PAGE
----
Instead ask for a True Approval, one where the lender actually runs your loan through what we call CAP, the Complete Approval Process where the only thing left is finding the home that you love.
You will find that realtors will be much more responsive once they know they are dealing with a truly qualified and serious buyer.
- start preparing to buy your home 9-12 months before you want to move in, small steps to improve your credit now can have a *huge* impact on lowering your mortgage rate
- drop by Open Houses in different price ranges and different areas - each house you walk thru will teach you more about what you like - and don't like! - in your first home
- organize your financial paperwork. Banks are eager to lend money for mortgages but they are required to collect and verify a ton of information. Set up a filing system that makes it easy for you to locate and copy paystubs, bank statements, taxes filed, etc. You'll be glad you did!
- get a free online copy of your credit report from http://www.annualcreditreport.com, check it carefully for errors and begin the process to correct erroneous information
- and find a *great* agent! There are some super agents in every area! Unfortunately you may have to cull thru some not-so-good agents to find 'em. Be sure to ask each agent if they are full-time professionals - do they feed their family thru real estate? In this market you want a true professional, not a 'dabbler' to help you navigate the landmines of buying your first home.
Hope this helps and happy house hunting!
Here is my 2 cents worth.
When you meet with a lender to determine what you can afford, do not look to purchase the max value or loan amount. Owning a home takes time, effort, maintenance and money.
Don't max out. Keep the extra cash and maintain your home properly.
Value saved. Value earned. Peace of mind.
There's a lot of great information provided in the previous comments and I would just like to add one that I did not see mentioned. Once you have been approved for a loan, search for areas (or have your chosen agent do so), neighborhoods close to work, schools, day care etc. where you think you may want to be then drive through those areas just to get a feel if the place(s) will meet your expectations, be comfortable, reasonable commute times, provide access to leisure activities, etc...Knowing the areas you want to be in will save time in the actual home viewing process. Good luck and have fun.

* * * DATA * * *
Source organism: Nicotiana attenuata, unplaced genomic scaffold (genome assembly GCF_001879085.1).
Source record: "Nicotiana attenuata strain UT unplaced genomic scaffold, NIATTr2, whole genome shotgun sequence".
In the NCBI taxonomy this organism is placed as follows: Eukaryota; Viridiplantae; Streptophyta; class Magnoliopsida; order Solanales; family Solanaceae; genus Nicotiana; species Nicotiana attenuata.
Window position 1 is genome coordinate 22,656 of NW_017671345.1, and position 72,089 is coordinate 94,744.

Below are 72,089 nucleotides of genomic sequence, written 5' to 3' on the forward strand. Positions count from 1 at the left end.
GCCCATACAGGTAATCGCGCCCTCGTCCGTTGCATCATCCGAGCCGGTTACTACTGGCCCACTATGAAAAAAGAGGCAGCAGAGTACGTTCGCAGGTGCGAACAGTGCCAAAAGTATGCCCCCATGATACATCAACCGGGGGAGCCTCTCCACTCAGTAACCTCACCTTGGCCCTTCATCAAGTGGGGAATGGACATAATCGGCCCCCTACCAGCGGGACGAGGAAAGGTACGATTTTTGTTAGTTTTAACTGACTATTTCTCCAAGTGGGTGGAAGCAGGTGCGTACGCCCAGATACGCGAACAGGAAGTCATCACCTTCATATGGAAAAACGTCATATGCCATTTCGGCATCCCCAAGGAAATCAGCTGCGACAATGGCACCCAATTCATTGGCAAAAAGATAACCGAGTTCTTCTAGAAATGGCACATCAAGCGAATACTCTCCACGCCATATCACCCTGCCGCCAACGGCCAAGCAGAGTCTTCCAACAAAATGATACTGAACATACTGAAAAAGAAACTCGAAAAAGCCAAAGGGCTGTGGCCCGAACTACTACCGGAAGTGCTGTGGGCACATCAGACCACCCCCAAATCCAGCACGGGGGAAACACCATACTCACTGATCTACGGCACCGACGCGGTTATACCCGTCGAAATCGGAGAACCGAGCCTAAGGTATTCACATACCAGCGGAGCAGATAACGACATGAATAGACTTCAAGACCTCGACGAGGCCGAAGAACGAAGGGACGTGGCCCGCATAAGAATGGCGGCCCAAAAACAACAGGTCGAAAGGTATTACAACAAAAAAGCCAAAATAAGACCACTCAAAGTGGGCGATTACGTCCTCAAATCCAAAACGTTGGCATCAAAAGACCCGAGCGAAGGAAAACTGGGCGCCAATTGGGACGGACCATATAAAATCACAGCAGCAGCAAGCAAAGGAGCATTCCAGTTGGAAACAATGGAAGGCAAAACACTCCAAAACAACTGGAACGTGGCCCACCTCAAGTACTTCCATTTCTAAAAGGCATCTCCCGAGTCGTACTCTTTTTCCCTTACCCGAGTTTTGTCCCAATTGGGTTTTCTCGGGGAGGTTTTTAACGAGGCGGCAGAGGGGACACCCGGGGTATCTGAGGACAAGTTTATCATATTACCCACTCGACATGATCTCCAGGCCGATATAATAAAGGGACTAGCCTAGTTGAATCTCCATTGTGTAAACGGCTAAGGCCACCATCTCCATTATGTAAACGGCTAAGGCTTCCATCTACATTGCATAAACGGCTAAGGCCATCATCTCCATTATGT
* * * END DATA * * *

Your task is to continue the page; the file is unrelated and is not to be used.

2) Don't share all your confidential information with everyone you speak to including agents not representing you, sellers, and friends. Don't post all your confidential information on facebook and other social medial places.
3) Before looking at houses, get pre-approved with a lender so you'll know how much you can afford and that you can move forward without any issues. You don't want to get your heart set on a home you can't afford.
4) Make certain you are comfortable with the payment you qualify for including taxes, insurance, and HOA fees!
5) Communicate your home needs and likes and dislikes with your Realtor so they can help you find the best home that meets your needs.
6) Plan for a home and pest inspection at the very minimum. Ask your Realtor what other inspections you might consider.
7) Many first time homebuyers are a little nervous about buying that first home. That's very normal. It gets a bit more comfortable with subsequent homes because you're more familiar with the process. Try to enjoy the process as much as you can.
2. Get educated as to what you can afford without busting your budget.